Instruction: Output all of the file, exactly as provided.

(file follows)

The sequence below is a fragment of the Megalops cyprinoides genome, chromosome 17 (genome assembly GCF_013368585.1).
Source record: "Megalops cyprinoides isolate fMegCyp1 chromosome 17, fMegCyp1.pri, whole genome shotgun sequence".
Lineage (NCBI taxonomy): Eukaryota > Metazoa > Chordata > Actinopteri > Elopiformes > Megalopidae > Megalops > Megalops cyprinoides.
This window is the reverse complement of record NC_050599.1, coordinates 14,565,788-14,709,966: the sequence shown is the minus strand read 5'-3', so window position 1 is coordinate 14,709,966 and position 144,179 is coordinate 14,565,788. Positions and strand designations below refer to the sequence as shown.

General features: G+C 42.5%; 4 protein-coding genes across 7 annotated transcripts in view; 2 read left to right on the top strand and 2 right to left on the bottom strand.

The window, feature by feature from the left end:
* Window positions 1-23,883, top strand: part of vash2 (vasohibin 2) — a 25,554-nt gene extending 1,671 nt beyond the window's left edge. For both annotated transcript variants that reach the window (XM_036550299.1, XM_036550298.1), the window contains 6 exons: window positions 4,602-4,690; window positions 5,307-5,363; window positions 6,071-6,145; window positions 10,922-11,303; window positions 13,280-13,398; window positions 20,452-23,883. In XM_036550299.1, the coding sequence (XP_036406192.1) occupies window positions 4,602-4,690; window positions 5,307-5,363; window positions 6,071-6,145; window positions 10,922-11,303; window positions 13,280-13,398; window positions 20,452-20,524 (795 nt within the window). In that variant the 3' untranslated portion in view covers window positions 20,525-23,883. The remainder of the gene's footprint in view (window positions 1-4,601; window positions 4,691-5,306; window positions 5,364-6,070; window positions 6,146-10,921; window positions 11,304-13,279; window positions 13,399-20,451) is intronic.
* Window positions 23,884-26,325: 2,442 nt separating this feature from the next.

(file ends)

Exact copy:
The sequence below is a fragment of the Megalops cyprinoides genome, chromosome 17 (genome assembly GCF_013368585.1).
Source record: "Megalops cyprinoides isolate fMegCyp1 chromosome 17, fMegCyp1.pri, whole genome shotgun sequence".
Lineage (NCBI taxonomy): Eukaryota > Metazoa > Chordata > Actinopteri > Elopiformes > Megalopidae > Megalops > Megalops cyprinoides.
This window is the reverse complement of record NC_050599.1, coordinates 14,565,788-14,709,966: the sequence shown is the minus strand read 5'-3', so window position 1 is coordinate 14,709,966 and position 144,179 is coordinate 14,565,788. Positions and strand designations below refer to the sequence as shown.

General features: G+C 42.5%; 4 protein-coding genes across 7 annotated transcripts in view; 2 read left to right on the top strand and 2 right to left on the bottom strand.

The window, feature by feature from the left end:
* Window positions 1-23,883, top strand: part of vash2 (vasohibin 2) — a 25,554-nt gene extending 1,671 nt beyond the window's left edge. For both annotated transcript variants that reach the window (XM_036550299.1, XM_036550298.1), the window contains 6 exons: window positions 4,602-4,690; window positions 5,307-5,363; window positions 6,071-6,145; window positions 10,922-11,303; window positions 13,280-13,398; window positions 20,452-23,883. In XM_036550299.1, the coding sequence (XP_036406192.1) occupies window positions 4,602-4,690; window positions 5,307-5,363; window positions 6,071-6,145; window positions 10,922-11,303; window positions 13,280-13,398; window positions 20,452-20,524 (795 nt within the window). In that variant the 3' untranslated portion in view covers window positions 20,525-23,883. The remainder of the gene's footprint in view (window positions 1-4,601; window positions 4,691-5,306; window positions 5,364-6,070; window positions 6,146-10,921; window positions 11,304-13,279; window positions 13,399-20,451) is intronic.
* Window positions 23,884-26,325: 2,442 nt separating this feature from the next.